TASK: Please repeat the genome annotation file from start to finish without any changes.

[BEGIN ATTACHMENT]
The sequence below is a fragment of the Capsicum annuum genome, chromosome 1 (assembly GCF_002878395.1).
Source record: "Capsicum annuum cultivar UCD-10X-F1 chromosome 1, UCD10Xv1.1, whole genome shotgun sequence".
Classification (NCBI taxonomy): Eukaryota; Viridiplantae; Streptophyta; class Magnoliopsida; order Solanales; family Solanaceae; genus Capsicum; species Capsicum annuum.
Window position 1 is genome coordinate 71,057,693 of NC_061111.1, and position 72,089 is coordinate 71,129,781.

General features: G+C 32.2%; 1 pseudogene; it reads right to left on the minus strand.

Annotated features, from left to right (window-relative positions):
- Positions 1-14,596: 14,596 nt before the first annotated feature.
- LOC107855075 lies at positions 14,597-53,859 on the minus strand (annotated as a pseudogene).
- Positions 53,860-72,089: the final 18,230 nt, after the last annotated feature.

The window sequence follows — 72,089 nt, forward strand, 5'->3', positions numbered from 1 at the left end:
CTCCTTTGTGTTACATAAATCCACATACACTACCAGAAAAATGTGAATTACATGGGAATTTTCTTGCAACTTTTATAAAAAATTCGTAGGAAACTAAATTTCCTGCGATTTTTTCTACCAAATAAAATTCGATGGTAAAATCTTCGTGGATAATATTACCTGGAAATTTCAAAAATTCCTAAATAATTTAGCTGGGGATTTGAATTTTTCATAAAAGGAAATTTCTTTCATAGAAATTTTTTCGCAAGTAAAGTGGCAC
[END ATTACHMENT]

The sequence below is a fragment of the Capsicum annuum genome, chromosome 1 (assembly GCF_002878395.1).
Source record: "Capsicum annuum cultivar UCD-10X-F1 chromosome 1, UCD10Xv1.1, whole genome shotgun sequence".
Classification (NCBI taxonomy): Eukaryota; Viridiplantae; Streptophyta; class Magnoliopsida; order Solanales; family Solanaceae; genus Capsicum; species Capsicum annuum.
Window position 1 is genome coordinate 71,057,693 of NC_061111.1, and position 72,089 is coordinate 71,129,781.

General features: G+C 32.2%; 1 pseudogene; it reads right to left on the minus strand.

Annotated features, from left to right (window-relative positions):
- Positions 1-14,596: 14,596 nt before the first annotated feature.
- LOC107855075 lies at positions 14,597-53,859 on the minus strand (annotated as a pseudogene).
- Positions 53,860-72,089: the final 18,230 nt, after the last annotated feature.

The window sequence follows — 72,089 nt, forward strand, 5'->3', positions numbered from 1 at the left end:
CTCCTTTGTGTTACATAAATCCACATACACTACCAGAAAAATGTGAATTACATGGGAATTTTCTTGCAACTTTTATAAAAAATTCGTAGGAAACTAAATTTCCTGCGATTTTTTCTACCAAATAAAATTCGATGGTAAAATCTTCGTGGATAATATTACCTGGAAATTTCAAAAATTCCTAAATAATTTAGCTGGGGATTTGAATTTTTCATAAAAGGAAATTTCTTTCATAGAAATTTTTTCGCAAGTAAAGTGGCAC